David Howe, the VC of governors at Lawrence Sheriff School in Rugby, writes for Prep School Magazine on the importance of common rooms and how they have become endangered.
In October 2015, the TES ran an article on the demise of the school staffroom or ‘common room’, that small curtained room where not on duty could retreat at breaks and lunchtimes, for what? We never really knew. Now, for much of the day, it can be empty. There is a clutch of possible inter-related reasons, such as:
- Staff do not need to be called in regularly anymore to check notice boards or collect mail from pigeon-holes; most of this can now be done electronically.
- More departments have a suite of classrooms that includes a departmental office. Why spend over half of a morning break walking across school to get a cup of tea when you can just nip down the corridor? This welcomes a chance for a hot cup of something and a quick exchange of departmental business.
- One can, or could, avoid daily contact with that group of staffroom grumblers for whom school life was getting worse and discipline is chaos. Even if they were right, one does not always want to hear it every day.
What of the one, or one and a bit, teacher departments, does it elevate the notion of belonging to a department above that of belonging to a school? What of the staffroom of yesteryear; gossip, last night’s television, the Times crossword. Is daily school life just too busy now? I once visited hundreds of staffrooms in primary, secondary and special schools. I have drunk many dubious liquids purporting to be coffee, sometimes faintly smelling of tomato soup. I have caused minor consternation at the request for a spoon. All this has been more than compensated for by sight of the remains of someone’s birthday cake or the leftover chocolate biscuit that is selflessly offered to me. We never really knew what went on in the Lawrence Sheriff staffroom; net curtains hid all. Knocks on the door elicited an irascible bark: ‘Yes? What?’ ‘No, he’s not here’.
At one school, a teacher once answered requests with a completely invented response: ‘He’s not here. I think you’ll find that he’s painting the flagpole behind the canteen.’ The pupils never returned and that was the intention. Would it matter if all staffrooms disappeared? Does its presence aid cross-departmental fertilisation of ideas? Where else might one dry wet socks?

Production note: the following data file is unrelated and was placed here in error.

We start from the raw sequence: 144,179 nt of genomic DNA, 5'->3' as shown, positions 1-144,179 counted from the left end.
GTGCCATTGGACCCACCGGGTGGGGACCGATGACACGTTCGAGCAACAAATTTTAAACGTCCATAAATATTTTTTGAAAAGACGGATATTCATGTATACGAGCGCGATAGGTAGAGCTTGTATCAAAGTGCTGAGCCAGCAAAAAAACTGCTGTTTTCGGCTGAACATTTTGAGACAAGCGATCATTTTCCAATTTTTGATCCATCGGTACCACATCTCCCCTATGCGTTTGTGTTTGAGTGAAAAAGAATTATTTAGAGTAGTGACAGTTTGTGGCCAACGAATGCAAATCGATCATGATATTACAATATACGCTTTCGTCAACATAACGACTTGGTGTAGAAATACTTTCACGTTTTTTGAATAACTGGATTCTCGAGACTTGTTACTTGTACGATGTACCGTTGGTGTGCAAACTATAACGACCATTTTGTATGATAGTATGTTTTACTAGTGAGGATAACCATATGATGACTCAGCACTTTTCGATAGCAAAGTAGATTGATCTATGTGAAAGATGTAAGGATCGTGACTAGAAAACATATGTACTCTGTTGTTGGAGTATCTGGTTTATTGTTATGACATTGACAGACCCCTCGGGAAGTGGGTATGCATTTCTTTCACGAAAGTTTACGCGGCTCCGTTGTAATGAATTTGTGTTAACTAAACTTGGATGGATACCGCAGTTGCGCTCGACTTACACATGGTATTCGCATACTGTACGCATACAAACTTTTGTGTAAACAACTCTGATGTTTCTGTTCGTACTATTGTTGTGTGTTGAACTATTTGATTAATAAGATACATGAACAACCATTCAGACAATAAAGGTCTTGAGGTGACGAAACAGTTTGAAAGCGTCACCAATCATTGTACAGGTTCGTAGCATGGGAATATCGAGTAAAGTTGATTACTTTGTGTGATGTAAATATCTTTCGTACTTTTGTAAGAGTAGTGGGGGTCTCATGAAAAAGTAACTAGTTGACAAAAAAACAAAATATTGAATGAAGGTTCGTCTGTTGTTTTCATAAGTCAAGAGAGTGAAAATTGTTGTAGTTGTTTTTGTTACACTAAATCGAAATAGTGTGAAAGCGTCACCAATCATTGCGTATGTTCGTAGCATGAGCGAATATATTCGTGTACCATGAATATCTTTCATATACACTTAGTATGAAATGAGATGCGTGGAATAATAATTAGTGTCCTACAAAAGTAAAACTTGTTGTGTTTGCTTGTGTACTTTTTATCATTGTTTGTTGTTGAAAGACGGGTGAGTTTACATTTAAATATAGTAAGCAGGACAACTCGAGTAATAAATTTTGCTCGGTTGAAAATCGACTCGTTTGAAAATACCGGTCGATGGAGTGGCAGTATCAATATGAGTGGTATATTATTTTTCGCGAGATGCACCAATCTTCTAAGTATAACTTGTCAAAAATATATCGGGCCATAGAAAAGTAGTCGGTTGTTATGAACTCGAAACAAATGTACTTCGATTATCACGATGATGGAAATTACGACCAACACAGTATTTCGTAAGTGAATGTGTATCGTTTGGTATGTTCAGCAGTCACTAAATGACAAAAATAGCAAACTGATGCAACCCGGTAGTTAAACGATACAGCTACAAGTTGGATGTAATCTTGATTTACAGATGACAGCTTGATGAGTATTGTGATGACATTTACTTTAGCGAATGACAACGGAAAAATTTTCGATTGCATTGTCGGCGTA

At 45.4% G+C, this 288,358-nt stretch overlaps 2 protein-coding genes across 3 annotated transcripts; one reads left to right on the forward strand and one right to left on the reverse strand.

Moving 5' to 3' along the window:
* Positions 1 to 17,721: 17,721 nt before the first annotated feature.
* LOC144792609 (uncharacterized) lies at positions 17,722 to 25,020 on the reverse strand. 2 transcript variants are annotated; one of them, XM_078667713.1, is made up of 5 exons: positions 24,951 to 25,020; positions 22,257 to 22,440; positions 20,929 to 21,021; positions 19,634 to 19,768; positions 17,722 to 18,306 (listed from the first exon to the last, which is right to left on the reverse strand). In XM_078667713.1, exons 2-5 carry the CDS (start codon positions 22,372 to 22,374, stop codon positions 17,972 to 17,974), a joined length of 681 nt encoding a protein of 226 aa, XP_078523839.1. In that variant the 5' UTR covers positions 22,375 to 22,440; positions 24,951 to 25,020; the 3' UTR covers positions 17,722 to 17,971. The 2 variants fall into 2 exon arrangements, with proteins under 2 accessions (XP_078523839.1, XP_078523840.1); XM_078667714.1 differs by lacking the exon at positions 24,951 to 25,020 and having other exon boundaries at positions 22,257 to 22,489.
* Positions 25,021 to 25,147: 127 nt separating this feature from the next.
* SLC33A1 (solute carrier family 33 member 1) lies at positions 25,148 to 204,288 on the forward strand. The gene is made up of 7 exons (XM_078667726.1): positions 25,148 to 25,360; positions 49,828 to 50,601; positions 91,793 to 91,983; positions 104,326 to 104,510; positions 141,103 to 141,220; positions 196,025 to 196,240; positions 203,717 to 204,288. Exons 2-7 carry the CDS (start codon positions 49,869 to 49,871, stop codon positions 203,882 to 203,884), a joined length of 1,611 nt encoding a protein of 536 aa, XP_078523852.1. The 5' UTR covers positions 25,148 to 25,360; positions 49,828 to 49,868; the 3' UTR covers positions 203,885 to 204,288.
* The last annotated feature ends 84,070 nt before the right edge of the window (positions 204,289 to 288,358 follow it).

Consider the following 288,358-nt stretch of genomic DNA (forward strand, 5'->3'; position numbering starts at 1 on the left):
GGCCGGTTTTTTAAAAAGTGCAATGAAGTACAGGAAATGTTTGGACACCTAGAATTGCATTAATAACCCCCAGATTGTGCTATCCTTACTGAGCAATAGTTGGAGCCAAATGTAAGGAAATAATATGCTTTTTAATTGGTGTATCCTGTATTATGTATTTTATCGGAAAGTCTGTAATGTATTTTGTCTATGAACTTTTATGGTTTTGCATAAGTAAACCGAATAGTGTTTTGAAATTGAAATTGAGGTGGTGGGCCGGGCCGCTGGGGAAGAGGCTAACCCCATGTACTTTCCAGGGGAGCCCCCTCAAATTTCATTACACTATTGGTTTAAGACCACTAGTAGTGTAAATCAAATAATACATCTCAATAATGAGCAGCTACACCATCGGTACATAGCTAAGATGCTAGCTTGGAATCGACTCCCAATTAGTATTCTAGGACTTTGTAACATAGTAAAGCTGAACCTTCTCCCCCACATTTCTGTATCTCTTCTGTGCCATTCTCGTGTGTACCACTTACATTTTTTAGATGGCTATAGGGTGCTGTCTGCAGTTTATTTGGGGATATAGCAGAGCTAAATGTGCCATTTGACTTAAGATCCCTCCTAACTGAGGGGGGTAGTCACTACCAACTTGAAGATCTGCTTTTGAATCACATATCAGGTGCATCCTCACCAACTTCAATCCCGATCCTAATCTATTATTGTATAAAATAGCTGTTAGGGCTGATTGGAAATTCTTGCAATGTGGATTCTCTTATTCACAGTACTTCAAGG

Each school I knew used to operate unwritten but powerfully enforced staffroom protocols. In some schools, the head never entered: ‘It’s their space; they need somewhere to sound off about how useless I am’, one head told me, cheerfully. Other heads would always knock first, again, as a warning against any indiscreet character assassinations. Others came in and went out freely: ‘It’s a staffroom, and I am just as much a member of staff as they are’, said one, firmly.
Many primary schools of yesterday would welcome parents and grandparents to, for example, help children with their reading. They were greeted on arrival and thanked on departure, but never invited into the staffroom. Other schools had a similar tacit rule about non-teaching staff such as technicians. On an inspection at Bishop Wulstan School, which is now closed and the buildings part of Lawrence Sheriff School, I and other colleagues were taken on arrival on a Monday morning to the staffroom. “This will be your base for the week. You can make tea and coffee here at any time,” announced the head. I was unsure as to whether to take this placement as a refreshing example of openness or as a disconcerting lack of privacy. As I was about to leave, I noticed a teacher:
“Excuse me,” I muttered to the head, “who is that lady over there? I think I know her.”
“That’s Mrs Roberts, our needlework teacher.”
At that moment the bell went, and she stood up and moved towards me:
“Excuse me but should I know you? Your face is familiar,” she said.
Every break and lunchtime from then on, in snatched conversations, we would try to work out how we knew one another. Then, I asked where she lived:
“Cromwell Road, on the edge of town, for 30 years now,” she replied.
“I know how we knew each other. I used to deliver your papers.”
I then knew any ‘street cred’ I might have had as an inspector was blown. The staff would soon be dismissing me as ‘Mrs Roberts’ old paper boy’. After that, I advised teachers terrified about an impending inspection: ‘pick on the inspector who looks most fearsome and just tell yourself that he is probably no more than someone’s jumped up paper boy.’
Psychology? Sociology? Corporate values? Experience? Biscuits? Cake? They were all around in your ‘average’ staffroom in those soon to be forgotten days.
Read more articles in the latest issue of Prep School magazine here!
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